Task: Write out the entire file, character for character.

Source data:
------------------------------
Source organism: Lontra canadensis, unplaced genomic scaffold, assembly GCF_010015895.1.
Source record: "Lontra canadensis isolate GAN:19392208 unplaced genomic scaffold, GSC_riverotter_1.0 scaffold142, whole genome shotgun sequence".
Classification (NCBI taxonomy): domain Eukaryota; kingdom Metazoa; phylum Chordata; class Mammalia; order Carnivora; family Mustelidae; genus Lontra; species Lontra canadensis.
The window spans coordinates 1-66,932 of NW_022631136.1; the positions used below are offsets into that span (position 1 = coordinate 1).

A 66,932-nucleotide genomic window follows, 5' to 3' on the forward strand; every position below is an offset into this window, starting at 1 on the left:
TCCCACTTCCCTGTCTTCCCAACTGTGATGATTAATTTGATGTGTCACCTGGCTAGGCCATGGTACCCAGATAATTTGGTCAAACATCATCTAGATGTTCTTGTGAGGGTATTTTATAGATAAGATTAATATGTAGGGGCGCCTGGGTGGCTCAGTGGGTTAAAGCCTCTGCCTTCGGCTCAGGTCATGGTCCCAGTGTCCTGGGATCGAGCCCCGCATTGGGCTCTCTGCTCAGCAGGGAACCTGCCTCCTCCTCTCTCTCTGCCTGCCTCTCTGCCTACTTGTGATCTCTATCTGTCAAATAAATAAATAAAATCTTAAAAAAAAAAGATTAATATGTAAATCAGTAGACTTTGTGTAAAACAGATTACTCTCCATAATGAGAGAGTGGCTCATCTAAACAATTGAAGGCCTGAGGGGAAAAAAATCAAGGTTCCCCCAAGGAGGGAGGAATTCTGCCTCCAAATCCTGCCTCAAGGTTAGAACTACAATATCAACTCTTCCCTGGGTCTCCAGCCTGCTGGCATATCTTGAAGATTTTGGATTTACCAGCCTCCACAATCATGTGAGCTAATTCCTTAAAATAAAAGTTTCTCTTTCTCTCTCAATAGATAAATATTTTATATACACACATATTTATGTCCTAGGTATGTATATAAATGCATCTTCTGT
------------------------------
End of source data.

Source organism: Lontra canadensis, unplaced genomic scaffold, assembly GCF_010015895.1.
Source record: "Lontra canadensis isolate GAN:19392208 unplaced genomic scaffold, GSC_riverotter_1.0 scaffold142, whole genome shotgun sequence".
Classification (NCBI taxonomy): domain Eukaryota; kingdom Metazoa; phylum Chordata; class Mammalia; order Carnivora; family Mustelidae; genus Lontra; species Lontra canadensis.
The window spans coordinates 1-66,932 of NW_022631136.1; the positions used below are offsets into that span (position 1 = coordinate 1).

A 66,932-nucleotide genomic window follows, 5' to 3' on the forward strand; every position below is an offset into this window, starting at 1 on the left:
TCCCACTTCCCTGTCTTCCCAACTGTGATGATTAATTTGATGTGTCACCTGGCTAGGCCATGGTACCCAGATAATTTGGTCAAACATCATCTAGATGTTCTTGTGAGGGTATTTTATAGATAAGATTAATATGTAGGGGCGCCTGGGTGGCTCAGTGGGTTAAAGCCTCTGCCTTCGGCTCAGGTCATGGTCCCAGTGTCCTGGGATCGAGCCCCGCATTGGGCTCTCTGCTCAGCAGGGAACCTGCCTCCTCCTCTCTCTCTGCCTGCCTCTCTGCCTACTTGTGATCTCTATCTGTCAAATAAATAAATAAAATCTTAAAAAAAAAAGATTAATATGTAAATCAGTAGACTTTGTGTAAAACAGATTACTCTCCATAATGAGAGAGTGGCTCATCTAAACAATTGAAGGCCTGAGGGGAAAAAAATCAAGGTTCCCCCAAGGAGGGAGGAATTCTGCCTCCAAATCCTGCCTCAAGGTTAGAACTACAATATCAACTCTTCCCTGGGTCTCCAGCCTGCTGGCATATCTTGAAGATTTTGGATTTACCAGCCTCCACAATCATGTGAGCTAATTCCTTAAAATAAAAGTTTCTCTTTCTCTCTCAATAGATAAATATTTTATATACACACATATTTATGTCCTAGGTATGTATATAAATGCATCTTCTGT